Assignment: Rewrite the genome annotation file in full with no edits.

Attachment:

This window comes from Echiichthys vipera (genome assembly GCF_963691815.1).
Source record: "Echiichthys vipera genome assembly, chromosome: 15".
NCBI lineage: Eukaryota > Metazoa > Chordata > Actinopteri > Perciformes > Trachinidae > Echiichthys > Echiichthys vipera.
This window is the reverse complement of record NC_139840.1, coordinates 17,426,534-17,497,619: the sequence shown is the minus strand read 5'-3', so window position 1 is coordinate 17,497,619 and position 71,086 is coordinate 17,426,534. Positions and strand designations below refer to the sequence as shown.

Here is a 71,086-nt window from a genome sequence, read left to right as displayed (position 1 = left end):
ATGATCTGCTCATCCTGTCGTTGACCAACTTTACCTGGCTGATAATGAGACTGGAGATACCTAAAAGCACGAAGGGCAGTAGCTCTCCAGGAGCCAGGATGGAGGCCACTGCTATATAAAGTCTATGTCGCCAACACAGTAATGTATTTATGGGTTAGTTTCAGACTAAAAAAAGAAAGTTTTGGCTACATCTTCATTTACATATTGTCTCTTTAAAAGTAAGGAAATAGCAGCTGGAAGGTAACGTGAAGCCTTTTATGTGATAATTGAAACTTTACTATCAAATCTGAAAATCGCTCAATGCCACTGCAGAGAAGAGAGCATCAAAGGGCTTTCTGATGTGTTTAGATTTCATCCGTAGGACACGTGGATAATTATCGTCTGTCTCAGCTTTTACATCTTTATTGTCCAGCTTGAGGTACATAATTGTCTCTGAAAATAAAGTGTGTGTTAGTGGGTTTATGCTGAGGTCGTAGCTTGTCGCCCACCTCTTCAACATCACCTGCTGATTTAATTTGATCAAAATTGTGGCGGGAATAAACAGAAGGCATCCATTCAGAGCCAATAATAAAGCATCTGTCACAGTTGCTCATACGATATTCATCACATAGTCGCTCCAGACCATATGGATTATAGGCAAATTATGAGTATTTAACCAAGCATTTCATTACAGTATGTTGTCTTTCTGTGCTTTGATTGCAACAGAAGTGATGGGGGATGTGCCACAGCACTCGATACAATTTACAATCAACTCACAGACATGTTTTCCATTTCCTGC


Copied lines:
This window comes from Echiichthys vipera (genome assembly GCF_963691815.1).
Source record: "Echiichthys vipera genome assembly, chromosome: 15".
NCBI lineage: Eukaryota > Metazoa > Chordata > Actinopteri > Perciformes > Trachinidae > Echiichthys > Echiichthys vipera.
This window is the reverse complement of record NC_139840.1, coordinates 17,426,534-17,497,619: the sequence shown is the minus strand read 5'-3', so window position 1 is coordinate 17,497,619 and position 71,086 is coordinate 17,426,534. Positions and strand designations below refer to the sequence as shown.

Here is a 71,086-nt window from a genome sequence, read left to right as displayed (position 1 = left end):
ATGATCTGCTCATCCTGTCGTTGACCAACTTTACCTGGCTGATAATGAGACTGGAGATACCTAAAAGCACGAAGGGCAGTAGCTCTCCAGGAGCCAGGATGGAGGCCACTGCTATATAAAGTCTATGTCGCCAACACAGTAATGTATTTATGGGTTAGTTTCAGACTAAAAAAAGAAAGTTTTGGCTACATCTTCATTTACATATTGTCTCTTTAAAAGTAAGGAAATAGCAGCTGGAAGGTAACGTGAAGCCTTTTATGTGATAATTGAAACTTTACTATCAAATCTGAAAATCGCTCAATGCCACTGCAGAGAAGAGAGCATCAAAGGGCTTTCTGATGTGTTTAGATTTCATCCGTAGGACACGTGGATAATTATCGTCTGTCTCAGCTTTTACATCTTTATTGTCCAGCTTGAGGTACATAATTGTCTCTGAAAATAAAGTGTGTGTTAGTGGGTTTATGCTGAGGTCGTAGCTTGTCGCCCACCTCTTCAACATCACCTGCTGATTTAATTTGATCAAAATTGTGGCGGGAATAAACAGAAGGCATCCATTCAGAGCCAATAATAAAGCATCTGTCACAGTTGCTCATACGATATTCATCACATAGTCGCTCCAGACCATATGGATTATAGGCAAATTATGAGTATTTAACCAAGCATTTCATTACAGTATGTTGTCTTTCTGTGCTTTGATTGCAACAGAAGTGATGGGGGATGTGCCACAGCACTCGATACAATTTACAATCAACTCACAGACATGTTTTCCATTTCCTGC